Yokikan - Spa ryokan with a cable car

Yokikan is one of the oldest spa ryokans (*) existing in Ito and celebrates its 100 years jubilee this year. Yokikan has been always on my mind, because it has a small cable car connecting the main building with the annex built on the steep slope.
A ryokan is a Japanese style hotel. Most of them have traditional wooden buildings and guest rooms are floored with tatami mats. Guests are traditionally provided with obligatory dinner and breakfast.
There is an open-air bath on top of the slope and it is open to non-overnight visitors between 11:00 and 15:00. As I have my country villa in the neighborhood, I do not have to stay in ryokans in Ito. But, I am eager to experience diverse hot spring facilities. Therefore I welcome the recent trend for spa ryokans to open their thermal baths to everyone at reasonable price.

Open-air bath at Yokikan
Ito has abundant hot spring water. With its 32 tons of up to 68°C hot spring water yield per minutes Ito is counted among the thermal-water richest spas in Japan. Therefore, it is very natural that Ito spa is famous since long. The first reference to a bathing facility in Ito dates back to 1598 before the establishment of Tokugawa Shogunate (1603). During the Edo Period the hot spring water of Ito was transported to Edo (present Tokyo) and appreciated by Shogun and many other people because of its curing effect.

After the Meiji Restoration (1687) Ito gradually developed as spa resort. At the beginning of the 20th century, Ito had already 230 wells centered on the left bank of Matsukawa-river: Kusumi and Shishido districts. Thermal water welled out from all springs and no pumping was needed. The opening of railway to Ito in 1937 accelerated the digging of new springs with modern machines and the new spa area spread upwards along Matsukawa-river to Oka and Kamata districts. The total number of wells exceeded 700.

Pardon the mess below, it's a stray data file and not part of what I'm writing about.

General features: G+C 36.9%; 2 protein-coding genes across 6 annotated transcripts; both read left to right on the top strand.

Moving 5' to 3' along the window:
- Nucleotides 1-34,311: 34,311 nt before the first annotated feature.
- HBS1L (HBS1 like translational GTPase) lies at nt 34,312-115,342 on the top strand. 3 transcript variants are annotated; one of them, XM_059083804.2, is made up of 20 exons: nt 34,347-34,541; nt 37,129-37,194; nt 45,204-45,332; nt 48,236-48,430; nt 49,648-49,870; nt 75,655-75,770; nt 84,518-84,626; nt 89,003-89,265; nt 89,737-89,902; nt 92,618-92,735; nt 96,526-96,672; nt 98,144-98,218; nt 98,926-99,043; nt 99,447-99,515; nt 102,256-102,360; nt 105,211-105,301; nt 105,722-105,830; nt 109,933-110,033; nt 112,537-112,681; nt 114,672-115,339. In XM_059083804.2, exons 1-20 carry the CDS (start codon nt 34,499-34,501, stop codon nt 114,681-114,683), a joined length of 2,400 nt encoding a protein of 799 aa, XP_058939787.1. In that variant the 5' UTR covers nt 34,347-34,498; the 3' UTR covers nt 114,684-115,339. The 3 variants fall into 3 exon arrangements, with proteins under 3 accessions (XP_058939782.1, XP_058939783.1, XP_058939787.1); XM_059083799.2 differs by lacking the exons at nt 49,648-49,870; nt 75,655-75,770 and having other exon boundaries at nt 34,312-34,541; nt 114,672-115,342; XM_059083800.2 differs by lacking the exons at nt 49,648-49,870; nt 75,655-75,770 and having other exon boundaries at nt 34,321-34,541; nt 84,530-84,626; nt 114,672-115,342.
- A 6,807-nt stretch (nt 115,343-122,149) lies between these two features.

However, this brought about over-pumping and over-pumping resulted in the stagnation of total thermal water yield and the decrease of water temperature in the lower reaches of Matsukawa-river such as Kusumi. In the 1960s people came to a solution and now there is a strict guideline as to the pumping volume of each well.

Entrance of Yokikan
Yokikan opened in July 1910 and the present building was constructed in 1940. I think that the style of building Japanese houses changed drastically in the 1960s and wooden houses built before that time including Yokikan followed traditional construction methods including building materials. Yokikan has not drastically changed its constructions and retains the good atmosphere of traditional Japanese ryokans.

Map of Ito around 1930; Yokikan was at the time in Shishido district ( ) and moved thereafter to the present place ( ).

Cable to pull up the gondra.

Cable car
Source: Yokikan site
The old-fashioned cable car was a pleasant experience, though it lifted us only by 30m. The open air bath is available for non-resident guests only between check-out and check-in time, so as to utilize the facility when few resident-guests are in the house. The only problem is that it is mixed-bathing. For ryokan guests, there are women-only hours in the morning and evening, but not for this special opening time.

Fortunately, we were alone and did not have to worry about other guests. The thermal water was, like in other thermal baths in Ito, transparent and scentless. Though the view from the bath was not especially beautiful, it was very relaxing because it was in the nature and allowed us a wide angle of viewing.

I found it strange that the wet stones of the thermal bath looked dark purple. An employee of Yokikan explained me that it is because of the reflection of light against green leaves of trees and the color deepens when trees turn green in spring. I could not believe it easily.